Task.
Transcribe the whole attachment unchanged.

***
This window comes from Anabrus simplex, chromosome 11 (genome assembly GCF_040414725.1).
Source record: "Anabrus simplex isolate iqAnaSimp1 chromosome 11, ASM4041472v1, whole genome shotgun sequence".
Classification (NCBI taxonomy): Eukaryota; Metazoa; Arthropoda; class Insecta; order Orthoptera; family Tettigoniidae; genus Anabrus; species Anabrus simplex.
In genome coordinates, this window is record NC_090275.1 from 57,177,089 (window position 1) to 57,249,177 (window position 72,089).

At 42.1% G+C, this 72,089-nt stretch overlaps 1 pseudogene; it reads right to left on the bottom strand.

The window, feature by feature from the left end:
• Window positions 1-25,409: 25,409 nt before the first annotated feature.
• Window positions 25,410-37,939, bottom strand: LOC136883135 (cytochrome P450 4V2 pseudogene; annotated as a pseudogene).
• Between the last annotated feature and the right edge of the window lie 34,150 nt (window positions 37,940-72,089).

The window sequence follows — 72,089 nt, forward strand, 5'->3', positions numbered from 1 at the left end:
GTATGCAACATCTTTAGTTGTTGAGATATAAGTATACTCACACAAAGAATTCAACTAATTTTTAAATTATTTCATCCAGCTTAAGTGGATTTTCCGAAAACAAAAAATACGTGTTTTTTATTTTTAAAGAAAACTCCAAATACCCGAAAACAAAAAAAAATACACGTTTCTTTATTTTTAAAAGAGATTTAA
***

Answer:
This window comes from Anabrus simplex, chromosome 11 (genome assembly GCF_040414725.1).
Source record: "Anabrus simplex isolate iqAnaSimp1 chromosome 11, ASM4041472v1, whole genome shotgun sequence".
Classification (NCBI taxonomy): Eukaryota; Metazoa; Arthropoda; class Insecta; order Orthoptera; family Tettigoniidae; genus Anabrus; species Anabrus simplex.
In genome coordinates, this window is record NC_090275.1 from 57,177,089 (window position 1) to 57,249,177 (window position 72,089).

At 42.1% G+C, this 72,089-nt stretch overlaps 1 pseudogene; it reads right to left on the bottom strand.

The window, feature by feature from the left end:
• Window positions 1-25,409: 25,409 nt before the first annotated feature.
• Window positions 25,410-37,939, bottom strand: LOC136883135 (cytochrome P450 4V2 pseudogene; annotated as a pseudogene).
• Between the last annotated feature and the right edge of the window lie 34,150 nt (window positions 37,940-72,089).

The window sequence follows — 72,089 nt, forward strand, 5'->3', positions numbered from 1 at the left end:
GTATGCAACATCTTTAGTTGTTGAGATATAAGTATACTCACACAAAGAATTCAACTAATTTTTAAATTATTTCATCCAGCTTAAGTGGATTTTCCGAAAACAAAAAATACGTGTTTTTTATTTTTAAAGAAAACTCCAAATACCCGAAAACAAAAAAAAATACACGTTTCTTTATTTTTAAAAGAGATTTAA